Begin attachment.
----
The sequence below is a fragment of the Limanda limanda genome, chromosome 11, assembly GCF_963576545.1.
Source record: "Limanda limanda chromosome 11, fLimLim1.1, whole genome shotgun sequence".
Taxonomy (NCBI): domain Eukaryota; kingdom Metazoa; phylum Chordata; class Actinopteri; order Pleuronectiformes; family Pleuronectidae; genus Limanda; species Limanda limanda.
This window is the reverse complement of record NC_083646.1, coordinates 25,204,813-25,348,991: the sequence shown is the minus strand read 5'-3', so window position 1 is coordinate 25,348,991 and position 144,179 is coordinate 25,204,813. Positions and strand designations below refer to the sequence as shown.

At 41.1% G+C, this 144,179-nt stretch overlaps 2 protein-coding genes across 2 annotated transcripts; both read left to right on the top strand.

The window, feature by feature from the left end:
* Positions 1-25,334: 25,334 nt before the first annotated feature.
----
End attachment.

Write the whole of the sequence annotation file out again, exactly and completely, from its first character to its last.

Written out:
The sequence below is a fragment of the Limanda limanda genome, chromosome 11, assembly GCF_963576545.1.
Source record: "Limanda limanda chromosome 11, fLimLim1.1, whole genome shotgun sequence".
Taxonomy (NCBI): domain Eukaryota; kingdom Metazoa; phylum Chordata; class Actinopteri; order Pleuronectiformes; family Pleuronectidae; genus Limanda; species Limanda limanda.
This window is the reverse complement of record NC_083646.1, coordinates 25,204,813-25,348,991: the sequence shown is the minus strand read 5'-3', so window position 1 is coordinate 25,348,991 and position 144,179 is coordinate 25,204,813. Positions and strand designations below refer to the sequence as shown.

At 41.1% G+C, this 144,179-nt stretch overlaps 2 protein-coding genes across 2 annotated transcripts; both read left to right on the top strand.

The window, feature by feature from the left end:
* Positions 1-25,334: 25,334 nt before the first annotated feature.